Gartner’s Fiering notes that even though school districts aren’t the only ones struggling to get inventory data for TCO exercises, they have an added burden because they typically don’t have the same number of staff people to do inventory as private companies often have.

Tallying inventory is certainly a big hurdle for the relatively small school district of Northern Lebanon in central Pennsylvania, according to technology director Sally Bair. “The hardest part of the whole process is to gather the information needed to use a TCO tool,” she says.

Personnel costs and inventory proved elusive for Bair’s five-campus district. So, like San Diego’s Casey, she’s now using new help desk software to track the IT department’s tasks, purchases and resources. “When you start to put it all together in one place, you discover how much you don’t know,” Bair points out.

Figuring out downtime is another TCO aspect that needs more research. “I don’t know how to figure the value of that in dollars,” Bair says. “We know it costs us, but we haven’t come up with a way of quantifying it.”

Another obstacle is that many people—from the IT department to the superintendent—don’t have a clear understanding of technology’s true costs.

“Our director of student achievement didn’t really understand TCO,” explains Steve Beining, technology coordinator for the Gresham-Barlow school district outside of Portland, Ore. “And when I ventured into it, I didn’t realize it was as complex as it was. So it’s going to take a while to build the knowledge base on what TCO means and what it is.”

A Long Row to Hoe

Another issue school districts have to deal with is establishing a consistent TCO methodology.

Jack Byrd, director of technology for Fort Wayne Community Schools in Fort Wayne, Ind., controls the technology budget for the central non-school offices and for district-wide shared services such as networking and e-mail. But school technology committees control independent school technology purchases. Combining the responsibilities would provide a clearer view of TCO, but that seems unlikely to happen.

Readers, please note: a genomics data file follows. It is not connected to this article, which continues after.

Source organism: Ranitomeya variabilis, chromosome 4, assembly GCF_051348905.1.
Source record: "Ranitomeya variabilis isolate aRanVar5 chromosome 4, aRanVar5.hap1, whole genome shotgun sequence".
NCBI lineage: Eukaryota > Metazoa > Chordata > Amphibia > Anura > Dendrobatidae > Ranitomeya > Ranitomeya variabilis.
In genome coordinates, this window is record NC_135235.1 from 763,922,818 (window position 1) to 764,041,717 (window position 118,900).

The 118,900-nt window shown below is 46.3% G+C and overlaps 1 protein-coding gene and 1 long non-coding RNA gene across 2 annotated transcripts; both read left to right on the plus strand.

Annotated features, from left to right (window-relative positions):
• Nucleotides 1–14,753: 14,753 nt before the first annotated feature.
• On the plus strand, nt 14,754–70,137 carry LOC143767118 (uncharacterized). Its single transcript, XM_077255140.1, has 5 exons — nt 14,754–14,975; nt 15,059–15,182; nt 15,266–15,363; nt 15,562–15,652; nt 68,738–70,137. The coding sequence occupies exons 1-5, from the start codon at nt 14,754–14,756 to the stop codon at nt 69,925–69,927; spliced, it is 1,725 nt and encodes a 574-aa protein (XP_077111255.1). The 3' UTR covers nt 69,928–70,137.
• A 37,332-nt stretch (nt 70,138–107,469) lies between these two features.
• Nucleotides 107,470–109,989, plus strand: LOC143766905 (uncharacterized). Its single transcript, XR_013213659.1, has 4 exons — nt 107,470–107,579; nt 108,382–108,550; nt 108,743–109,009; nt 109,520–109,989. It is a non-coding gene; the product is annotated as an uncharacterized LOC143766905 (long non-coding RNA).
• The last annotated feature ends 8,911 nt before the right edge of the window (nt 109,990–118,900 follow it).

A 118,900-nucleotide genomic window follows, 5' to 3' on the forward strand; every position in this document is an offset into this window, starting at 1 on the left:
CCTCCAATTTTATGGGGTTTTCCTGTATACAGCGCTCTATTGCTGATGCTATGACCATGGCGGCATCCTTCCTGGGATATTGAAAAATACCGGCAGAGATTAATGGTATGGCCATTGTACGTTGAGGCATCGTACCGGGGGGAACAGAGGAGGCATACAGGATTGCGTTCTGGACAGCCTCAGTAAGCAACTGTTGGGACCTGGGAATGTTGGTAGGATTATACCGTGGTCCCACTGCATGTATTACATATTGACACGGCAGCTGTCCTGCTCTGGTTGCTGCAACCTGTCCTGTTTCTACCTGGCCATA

“That would be a huge paradigm shift for the way we do the budget,” Byrd acknowledges. “I’d like to see that shift happen, but it’s not coming anytime soon.”

The good news is that Fort Wayne’s purchasing department has a strict replacement cycle for the copier fleet, and Byrd hopes that it becomes a model for other technology purchases.

“We currently use computers until they die,” he admits.

Since older machines increase both maintenance costs and downtime, as well as lowering productivity, they do have an impact on TCO. Consider Patti Bostwick, director of technology for Zionsville Community Schools located outside of Indianapolis. She says that her district’s computer turnover averages about seven years, while their service warranties run for only three years.

“I’m trying to start a TCO program mainly to show that it’s costing us more to maintain those machines than to replace them,” she explains. “And then we have to get rid of them, which costs us $125 for each computer.”

Bostwick’s seven-person tech staff services more than 2,000 machines in seven school buildings, and she knows that upgrading older machines is not a good use of their time. For instance, the district needs new operating systems to run newer applications and to accommodate modern media technology, yet many of the system’s older applications don’t run on the newer operating systems.

“We can’t standardize on software until we get our hardware situation ironed out,” she says. On top of that, a change in the state property tax structure and the way it gets distributed to the public schools has left Bostwick’s department in a budget bind.

She hopes that a TCO program can justify the value of her staff and help create a more affordable technology plan. “The seven people I have can barely keep up,” Bostwick says. “We know there’s a better way to do things, and we’re going to have to make the case for it.”

In San Diego, Casey used TCO to make the case for scrapping “old siloed systems that didn’t relate to one another” and to standardize on PCs and notebooks.

“We cut down to two vendors for our desktops, and we buy only one type of desktop PC and two types of notebooks,” Casey says. And when the San Diego schools purchase those machines, they include the cost of provisioning software and setup into the package. “We’re also looking at the cost of upgrades—of what it costs every time we touch a machine,” he adds.

Casey has built into his budget a four-year turnover for desktops, which reflects a refresh rate closer to that of private industry. He also intends to apply his TCO methodology to his district’s phone system, investigating whether Voice over Internet Protocol technology makes sense as an upgrade from the district’s traditional phone service or whether it should only be installed as new schools are constructed. “You can’t make the right decision if you don’t have the right information,” he points out.